Another very important issue that the Ethiopian Review editor must understand is that we Ethiopians can respectfully disagree with him in many issues without he calling us “politically ignorant, or Woyanne sympathizers.” As an editor, he must strike the balance between the flow of ideas and the interest of the public. An editor must appreciate dissent and accept criticism. By the way, isn’t the very essence of our struggle built on the values of respectful disagreement and on the principles of working together for a common cause? When an editor seeks freedom of speech for himself, he/she becomes captive of his/her desire and misguides millions of people. But, when an editor seeks discipline, he/she guides the freedom journey of the masses to victory. The era of blanket condemnation and character assassination is over. Editors, or readers, what we do and what we say should clearly identify on which part of the isle we stand. Here is a script from ER editor’s message this week:

“Let’s go straight to the crux of the matter: UDJ by its actions and positions had demonstrated itself to be a political party without a popular base. It is a fake party without popular constituency.”

How do we measure the popularity of political parties? What makes some parties real and others fake? I might not give you the answer for these two questions, but I can at least say the following: The ER editor has neither the moral background nor the empirical authenticity to publicly declare that UDJ is a fake party with no political constituency. How dare a man who like me enjoys burgers at the comfort of a “drive-in,” calls UDJ a fake party with no political constituency? Which constituency are we talking here? Isn’t UDJ a party that collected more than 10,000 signatures in few days when the government required 1500? Isn’t Bertukuan a lady who with no fear confronted Zenawi’s wicked legal system in her professional life? Didn’t this same relentless defender of democracy waste two years of her precious young life in Kaliti prison for our common cause? Regardless of their choice of strategy, Bertukan and other members of UDJ have demonstrated their undeterred will to endlessly stand for the true cause of democracy.

There are many people in Ethiopia who preferred to live a quiet life to confronting Meles. Again there are many of us who raced out to the Western world because Meles screamed at us. Members of UDJ are still in Ethiopia knowing that they might be targets of Zenawi’s killing squads. These people need support and protection, not abuse and senseless mortification. UDJ has taken its first step; let’s give them the necessary time and support to have them show us the whole staircase. If we have no patience of looking deep into the future, then we need to take a lesson from the biblical story of Noah. Remember, there was no rain when Noah built the ark. He built it anyways when others ridiculed him because he had a good vision of the future. Criticizing our political parties is the right thing to do, but killing them before they grow is wrong. There are many things that we can do to collectively get closer to victory. If anything else, please let’s avoid any feeling of bitterness towards others because bitterness is a cancer that eats upon the host.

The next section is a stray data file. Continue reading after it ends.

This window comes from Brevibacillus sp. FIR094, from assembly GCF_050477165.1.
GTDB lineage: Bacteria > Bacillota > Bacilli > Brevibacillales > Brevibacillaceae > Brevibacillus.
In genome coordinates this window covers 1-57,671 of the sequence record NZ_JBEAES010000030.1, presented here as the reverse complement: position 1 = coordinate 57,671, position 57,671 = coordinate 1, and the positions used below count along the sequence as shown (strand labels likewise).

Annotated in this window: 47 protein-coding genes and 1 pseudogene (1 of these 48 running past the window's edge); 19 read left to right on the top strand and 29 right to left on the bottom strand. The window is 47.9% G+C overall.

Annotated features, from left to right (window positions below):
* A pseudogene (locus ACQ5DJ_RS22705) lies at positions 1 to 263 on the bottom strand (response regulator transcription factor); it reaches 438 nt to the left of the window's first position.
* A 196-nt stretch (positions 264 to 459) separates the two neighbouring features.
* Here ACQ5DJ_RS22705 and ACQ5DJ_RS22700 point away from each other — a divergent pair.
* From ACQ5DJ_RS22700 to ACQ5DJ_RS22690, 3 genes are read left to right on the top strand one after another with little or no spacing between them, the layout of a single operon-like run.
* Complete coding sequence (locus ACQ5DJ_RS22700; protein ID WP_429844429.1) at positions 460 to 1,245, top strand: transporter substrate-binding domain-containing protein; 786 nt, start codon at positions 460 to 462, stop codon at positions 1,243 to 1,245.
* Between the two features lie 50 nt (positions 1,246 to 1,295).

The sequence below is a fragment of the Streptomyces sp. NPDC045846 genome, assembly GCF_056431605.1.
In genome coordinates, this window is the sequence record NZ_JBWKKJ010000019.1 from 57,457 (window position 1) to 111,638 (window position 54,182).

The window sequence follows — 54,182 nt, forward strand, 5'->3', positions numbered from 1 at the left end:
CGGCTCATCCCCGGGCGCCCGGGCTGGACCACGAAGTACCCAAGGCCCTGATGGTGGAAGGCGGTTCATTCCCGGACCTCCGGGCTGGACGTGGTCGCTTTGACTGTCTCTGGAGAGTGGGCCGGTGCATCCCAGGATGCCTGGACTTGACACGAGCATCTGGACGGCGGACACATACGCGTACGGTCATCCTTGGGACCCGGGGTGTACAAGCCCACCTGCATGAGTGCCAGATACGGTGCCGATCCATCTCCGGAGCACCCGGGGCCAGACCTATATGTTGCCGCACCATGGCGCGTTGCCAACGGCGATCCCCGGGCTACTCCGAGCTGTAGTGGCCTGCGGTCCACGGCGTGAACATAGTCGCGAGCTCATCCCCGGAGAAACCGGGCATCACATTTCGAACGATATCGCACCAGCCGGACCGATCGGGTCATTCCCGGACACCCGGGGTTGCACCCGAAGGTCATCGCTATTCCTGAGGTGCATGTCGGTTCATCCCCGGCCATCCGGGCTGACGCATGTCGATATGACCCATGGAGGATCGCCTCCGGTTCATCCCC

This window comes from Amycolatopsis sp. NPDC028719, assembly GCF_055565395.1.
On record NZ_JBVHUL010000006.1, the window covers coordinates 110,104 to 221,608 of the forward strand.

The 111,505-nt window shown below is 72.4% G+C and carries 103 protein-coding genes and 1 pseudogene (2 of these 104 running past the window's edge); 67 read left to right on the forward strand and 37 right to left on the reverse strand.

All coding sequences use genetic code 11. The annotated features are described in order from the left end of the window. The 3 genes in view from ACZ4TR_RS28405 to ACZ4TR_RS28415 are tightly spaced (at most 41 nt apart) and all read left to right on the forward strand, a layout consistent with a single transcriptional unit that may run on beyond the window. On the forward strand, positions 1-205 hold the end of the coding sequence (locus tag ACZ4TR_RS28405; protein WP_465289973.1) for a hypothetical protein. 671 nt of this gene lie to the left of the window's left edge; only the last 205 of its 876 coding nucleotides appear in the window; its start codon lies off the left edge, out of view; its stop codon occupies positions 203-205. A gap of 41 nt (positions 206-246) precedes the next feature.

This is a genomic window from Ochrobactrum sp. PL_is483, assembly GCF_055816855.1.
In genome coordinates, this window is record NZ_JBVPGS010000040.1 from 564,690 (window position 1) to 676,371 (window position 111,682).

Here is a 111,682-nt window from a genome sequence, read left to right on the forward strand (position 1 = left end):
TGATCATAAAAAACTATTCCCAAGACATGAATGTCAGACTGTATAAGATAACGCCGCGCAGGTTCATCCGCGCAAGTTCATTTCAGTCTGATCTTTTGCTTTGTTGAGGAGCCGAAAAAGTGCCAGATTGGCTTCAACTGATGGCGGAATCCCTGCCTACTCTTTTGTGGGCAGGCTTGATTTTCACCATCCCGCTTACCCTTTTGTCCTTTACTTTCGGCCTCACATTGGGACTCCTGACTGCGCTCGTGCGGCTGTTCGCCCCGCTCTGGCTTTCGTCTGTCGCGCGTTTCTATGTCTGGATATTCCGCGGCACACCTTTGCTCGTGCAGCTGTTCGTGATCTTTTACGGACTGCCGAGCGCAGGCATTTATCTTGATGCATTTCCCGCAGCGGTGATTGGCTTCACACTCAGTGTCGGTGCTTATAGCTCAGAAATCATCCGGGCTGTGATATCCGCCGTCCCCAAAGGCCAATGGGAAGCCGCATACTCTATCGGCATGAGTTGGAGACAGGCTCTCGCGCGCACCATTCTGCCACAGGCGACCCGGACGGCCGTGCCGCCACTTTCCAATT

Evidently, the proliferation of political parties has a tendency to water down the strength of the opposition camp, but this does not and should not imply that we as a nation should be limited to one party. Even if we believe in the idea of one party, we just don’t have to kill existing parties when we embrace new comers. Our belief is ours and ours only; we can sell it to others, but we must not impose our belief on the general public. UDJ has chosen to stay inside Ethiopia and wage a peaceful struggle. To those of us who have a different strategy, UDJ can be our good ally inside Ethiopia. Some of us might not want to have UDJ as an ally, so be it; but this doesn’t mean that UDJ is our enemy. We must make a distinction between a friend, a potential friend, and a foe. In politics, there is neither permanent alliance nor permanent animosity.
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The writer, Ephrem Madebo, blogs Enset, and can be reached at ebini23@yahoo.com